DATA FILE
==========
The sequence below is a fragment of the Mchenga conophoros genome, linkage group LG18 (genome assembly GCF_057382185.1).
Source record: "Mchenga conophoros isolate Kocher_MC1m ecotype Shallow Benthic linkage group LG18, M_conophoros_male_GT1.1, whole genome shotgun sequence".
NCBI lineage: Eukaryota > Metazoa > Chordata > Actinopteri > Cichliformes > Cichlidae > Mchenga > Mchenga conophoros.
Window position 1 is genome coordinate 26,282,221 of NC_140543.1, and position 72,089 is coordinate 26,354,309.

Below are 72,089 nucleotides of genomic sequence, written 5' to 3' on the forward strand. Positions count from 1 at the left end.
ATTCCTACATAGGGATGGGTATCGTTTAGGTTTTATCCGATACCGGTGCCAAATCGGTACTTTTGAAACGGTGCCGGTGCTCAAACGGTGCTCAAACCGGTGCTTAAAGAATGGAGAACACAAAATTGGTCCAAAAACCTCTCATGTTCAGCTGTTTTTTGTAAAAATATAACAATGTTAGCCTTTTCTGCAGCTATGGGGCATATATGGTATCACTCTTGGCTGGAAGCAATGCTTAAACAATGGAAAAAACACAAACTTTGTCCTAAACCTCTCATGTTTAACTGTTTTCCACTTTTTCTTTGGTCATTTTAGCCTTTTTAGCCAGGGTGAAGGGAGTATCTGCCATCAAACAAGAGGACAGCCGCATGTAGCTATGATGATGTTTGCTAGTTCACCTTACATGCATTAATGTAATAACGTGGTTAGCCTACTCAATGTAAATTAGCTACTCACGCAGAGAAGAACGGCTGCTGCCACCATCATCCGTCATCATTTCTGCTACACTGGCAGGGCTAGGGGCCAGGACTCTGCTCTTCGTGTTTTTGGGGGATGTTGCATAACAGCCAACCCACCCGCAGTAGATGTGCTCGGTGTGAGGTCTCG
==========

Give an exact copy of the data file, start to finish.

The sequence below is a fragment of the Mchenga conophoros genome, linkage group LG18 (genome assembly GCF_057382185.1).
Source record: "Mchenga conophoros isolate Kocher_MC1m ecotype Shallow Benthic linkage group LG18, M_conophoros_male_GT1.1, whole genome shotgun sequence".
NCBI lineage: Eukaryota > Metazoa > Chordata > Actinopteri > Cichliformes > Cichlidae > Mchenga > Mchenga conophoros.
Window position 1 is genome coordinate 26,282,221 of NC_140543.1, and position 72,089 is coordinate 26,354,309.

Below are 72,089 nucleotides of genomic sequence, written 5' to 3' on the forward strand. Positions count from 1 at the left end.
ATTCCTACATAGGGATGGGTATCGTTTAGGTTTTATCCGATACCGGTGCCAAATCGGTACTTTTGAAACGGTGCCGGTGCTCAAACGGTGCTCAAACCGGTGCTTAAAGAATGGAGAACACAAAATTGGTCCAAAAACCTCTCATGTTCAGCTGTTTTTTGTAAAAATATAACAATGTTAGCCTTTTCTGCAGCTATGGGGCATATATGGTATCACTCTTGGCTGGAAGCAATGCTTAAACAATGGAAAAAACACAAACTTTGTCCTAAACCTCTCATGTTTAACTGTTTTCCACTTTTTCTTTGGTCATTTTAGCCTTTTTAGCCAGGGTGAAGGGAGTATCTGCCATCAAACAAGAGGACAGCCGCATGTAGCTATGATGATGTTTGCTAGTTCACCTTACATGCATTAATGTAATAACGTGGTTAGCCTACTCAATGTAAATTAGCTACTCACGCAGAGAAGAACGGCTGCTGCCACCATCATCCGTCATCATTTCTGCTACACTGGCAGGGCTAGGGGCCAGGACTCTGCTCTTCGTGTTTTTGGGGGATGTTGCATAACAGCCAACCCACCCGCAGTAGATGTGCTCGGTGTGAGGTCTCG